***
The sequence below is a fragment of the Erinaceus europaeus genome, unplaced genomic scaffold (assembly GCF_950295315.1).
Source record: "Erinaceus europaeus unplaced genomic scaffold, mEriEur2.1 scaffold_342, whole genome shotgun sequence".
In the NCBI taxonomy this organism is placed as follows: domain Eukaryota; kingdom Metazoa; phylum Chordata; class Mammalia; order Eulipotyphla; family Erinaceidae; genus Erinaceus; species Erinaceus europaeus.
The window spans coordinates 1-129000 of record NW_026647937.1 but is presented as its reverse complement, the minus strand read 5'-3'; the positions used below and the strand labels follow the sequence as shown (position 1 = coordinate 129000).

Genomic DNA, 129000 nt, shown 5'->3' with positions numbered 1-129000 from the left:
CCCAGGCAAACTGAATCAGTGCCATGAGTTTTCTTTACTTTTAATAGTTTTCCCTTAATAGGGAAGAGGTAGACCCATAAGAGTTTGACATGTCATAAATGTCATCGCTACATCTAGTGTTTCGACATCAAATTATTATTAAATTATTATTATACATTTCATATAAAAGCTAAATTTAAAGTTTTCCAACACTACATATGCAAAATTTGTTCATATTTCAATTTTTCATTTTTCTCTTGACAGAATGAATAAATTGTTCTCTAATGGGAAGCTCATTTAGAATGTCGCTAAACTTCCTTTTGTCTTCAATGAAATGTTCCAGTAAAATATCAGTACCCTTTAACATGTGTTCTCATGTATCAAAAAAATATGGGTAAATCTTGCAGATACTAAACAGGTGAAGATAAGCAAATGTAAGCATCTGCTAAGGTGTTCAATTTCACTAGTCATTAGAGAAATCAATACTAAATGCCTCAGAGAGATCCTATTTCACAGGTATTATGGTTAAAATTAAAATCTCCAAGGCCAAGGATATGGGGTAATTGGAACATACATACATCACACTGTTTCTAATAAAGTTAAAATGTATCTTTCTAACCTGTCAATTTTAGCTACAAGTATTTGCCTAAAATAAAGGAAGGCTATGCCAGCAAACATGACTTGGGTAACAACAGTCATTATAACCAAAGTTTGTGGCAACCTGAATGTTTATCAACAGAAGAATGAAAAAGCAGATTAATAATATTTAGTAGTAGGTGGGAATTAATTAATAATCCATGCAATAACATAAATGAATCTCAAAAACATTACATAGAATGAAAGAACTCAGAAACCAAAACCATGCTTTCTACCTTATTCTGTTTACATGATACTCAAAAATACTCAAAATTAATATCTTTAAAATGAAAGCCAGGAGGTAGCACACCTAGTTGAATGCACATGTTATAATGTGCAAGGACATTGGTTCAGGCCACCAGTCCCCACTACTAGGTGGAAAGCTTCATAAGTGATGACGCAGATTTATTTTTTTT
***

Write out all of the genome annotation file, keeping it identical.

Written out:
The sequence below is a fragment of the Erinaceus europaeus genome, unplaced genomic scaffold (assembly GCF_950295315.1).
Source record: "Erinaceus europaeus unplaced genomic scaffold, mEriEur2.1 scaffold_342, whole genome shotgun sequence".
In the NCBI taxonomy this organism is placed as follows: domain Eukaryota; kingdom Metazoa; phylum Chordata; class Mammalia; order Eulipotyphla; family Erinaceidae; genus Erinaceus; species Erinaceus europaeus.
The window spans coordinates 1-129000 of record NW_026647937.1 but is presented as its reverse complement, the minus strand read 5'-3'; the positions used below and the strand labels follow the sequence as shown (position 1 = coordinate 129000).

Genomic DNA, 129000 nt, shown 5'->3' with positions numbered 1-129000 from the left:
CCCAGGCAAACTGAATCAGTGCCATGAGTTTTCTTTACTTTTAATAGTTTTCCCTTAATAGGGAAGAGGTAGACCCATAAGAGTTTGACATGTCATAAATGTCATCGCTACATCTAGTGTTTCGACATCAAATTATTATTAAATTATTATTATACATTTCATATAAAAGCTAAATTTAAAGTTTTCCAACACTACATATGCAAAATTTGTTCATATTTCAATTTTTCATTTTTCTCTTGACAGAATGAATAAATTGTTCTCTAATGGGAAGCTCATTTAGAATGTCGCTAAACTTCCTTTTGTCTTCAATGAAATGTTCCAGTAAAATATCAGTACCCTTTAACATGTGTTCTCATGTATCAAAAAAATATGGGTAAATCTTGCAGATACTAAACAGGTGAAGATAAGCAAATGTAAGCATCTGCTAAGGTGTTCAATTTCACTAGTCATTAGAGAAATCAATACTAAATGCCTCAGAGAGATCCTATTTCACAGGTATTATGGTTAAAATTAAAATCTCCAAGGCCAAGGATATGGGGTAATTGGAACATACATACATCACACTGTTTCTAATAAAGTTAAAATGTATCTTTCTAACCTGTCAATTTTAGCTACAAGTATTTGCCTAAAATAAAGGAAGGCTATGCCAGCAAACATGACTTGGGTAACAACAGTCATTATAACCAAAGTTTGTGGCAACCTGAATGTTTATCAACAGAAGAATGAAAAAGCAGATTAATAATATTTAGTAGTAGGTGGGAATTAATTAATAATCCATGCAATAACATAAATGAATCTCAAAAACATTACATAGAATGAAAGAACTCAGAAACCAAAACCATGCTTTCTACCTTATTCTGTTTACATGATACTCAAAAATACTCAAAATTAATATCTTTAAAATGAAAGCCAGGAGGTAGCACACCTAGTTGAATGCACATGTTATAATGTGCAAGGACATTGGTTCAGGCCACCAGTCCCCACTACTAGGTGGAAAGCTTCATAAGTGATGACGCAGATTTATTTTTTTT